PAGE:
Having been in retirement for almost a year and a half, I am once again daring to delve into the deep.

I am going to reinstitute  sending out prompts to my former writing communities. (You guys have been missed more than you would ever think!) 

Beginning on Sunday, you will be able to get the posts to DAILY ADDICTIONS.

If you enjoy a daily writing treat, sign up on this blog- DAILY ADDICTIONS. (If you would like to play the DAILY-DOUBLE, FANDANGO’S ONE-WORD-CHALLENGES is also available.)

I am also beginning the FLASH FICTION FOR THE PRACTICAL PRACTITIONER again. You should be getting your “Welcome Back’ post today, and a new weekly writing prompt on Wednesday.


Just Planning Ahead

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Just Planning Ahead

“Why do we always get ten little peeps every time?” Suzy was excited about getting to pick the baby chicks to watch grow.

“Every March and every August,” inserted Adam. “Grandma likes her peeps for the holidays.”

Mom gave Adam her watch it look. “Grandma likes the number ten.”

“Is that why she always gives Adam and me each five cookies at snack time? Five and five is ten.”

“That’s right,” Said Mom.

“I wonder why she doesn’t give me ten sodas at a time.” Adam smiled.

Mother gave Adam another look. “So which ones should we pick?” She looked at Suzy.

“That one!” Suzy pointed to the larger one in the corner.

“That’s a good one, Suzy. Let’s call that one Jingles,” said Adam. “Now, I’ll pick out Jangles.”

“Are we going to name the rest of them the same names? Dasher and Dancer and all the other reindeer names?”

“We sure are. Grandma loves her reindeer,” said Adam.

“We always give the summer chickens to Grandma on our Thanksgiving visit.” Suzy seemed deep in thought. “Why aren’t any of them there when we visit at Christmas?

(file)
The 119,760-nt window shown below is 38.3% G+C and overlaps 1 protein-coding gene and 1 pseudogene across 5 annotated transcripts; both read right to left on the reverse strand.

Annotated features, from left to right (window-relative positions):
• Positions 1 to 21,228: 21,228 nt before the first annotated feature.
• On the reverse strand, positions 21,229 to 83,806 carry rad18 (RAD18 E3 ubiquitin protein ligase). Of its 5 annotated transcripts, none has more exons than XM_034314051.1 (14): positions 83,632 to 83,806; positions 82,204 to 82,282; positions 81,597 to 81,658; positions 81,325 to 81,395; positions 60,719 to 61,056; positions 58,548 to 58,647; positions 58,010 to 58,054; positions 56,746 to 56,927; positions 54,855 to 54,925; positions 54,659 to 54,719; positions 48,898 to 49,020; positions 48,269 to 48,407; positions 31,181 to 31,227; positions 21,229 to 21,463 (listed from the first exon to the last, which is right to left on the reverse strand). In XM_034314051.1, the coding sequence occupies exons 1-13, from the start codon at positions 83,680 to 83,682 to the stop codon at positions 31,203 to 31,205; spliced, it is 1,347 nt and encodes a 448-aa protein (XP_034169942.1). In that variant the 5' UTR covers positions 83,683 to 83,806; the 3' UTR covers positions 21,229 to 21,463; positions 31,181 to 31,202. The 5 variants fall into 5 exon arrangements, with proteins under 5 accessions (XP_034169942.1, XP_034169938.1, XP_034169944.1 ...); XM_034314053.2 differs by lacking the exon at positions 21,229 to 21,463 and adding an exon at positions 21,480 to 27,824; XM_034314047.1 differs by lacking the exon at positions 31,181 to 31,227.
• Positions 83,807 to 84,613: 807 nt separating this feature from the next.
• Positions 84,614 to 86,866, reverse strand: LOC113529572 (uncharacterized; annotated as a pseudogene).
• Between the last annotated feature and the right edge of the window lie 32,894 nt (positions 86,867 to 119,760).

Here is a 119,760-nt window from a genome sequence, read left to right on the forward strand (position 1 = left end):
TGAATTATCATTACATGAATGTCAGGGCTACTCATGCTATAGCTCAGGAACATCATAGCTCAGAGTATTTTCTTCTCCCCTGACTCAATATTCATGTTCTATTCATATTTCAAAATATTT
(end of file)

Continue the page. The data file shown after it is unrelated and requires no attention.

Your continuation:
Oh, they’re there.” Adam smiled. “They’re just incognito.”

“Incog… what?” asked Suzy.

Written for Flash Fiction for the Practical Practitioner- Week #42. Requirements: Create a 200 (or less) flash fiction story using the photo prompt provided.


ShoesCarefully rereading the note, I pocketed it and quickly slipped the sneakers in my backpack.

Since giving up my field assignments at MI-6, scavenger hunts have become my drug of choice… my safe adrenaline rush.

Agatha, my over-protective wife, was far more understanding of my once-a-month-Saturdays being spend with a group of former operatives than my previous job.

She would laugh at being called over-protective. I have to admit, the stint with the agency had had its harrowing moments: kidnapped three times, wounded seven, in a coma during the birth of our second child.

I understand her relief when I chose to retire.

So, onward toward the prize.

Spying Amanda at the corner of the pier, I crouched and tagged her. Her chest flashed RED- I was granted a kill.

That left only Brad and a designated sleeper.

And only two more dead drops to find.

Written for Flash Fiction for the Practical Practitioner- 2018. Week 41. Requirements: Using the picture prompt provided, create a flash story of under 200 words.


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“No way I’m getting in that thing!”

“It’s completely safe, Uncle.”

“That’s what we’re here to see, Waldo. You need my seal of approval.”

“Yes, Uncle. The Consumer Safety Seal is very important to us.”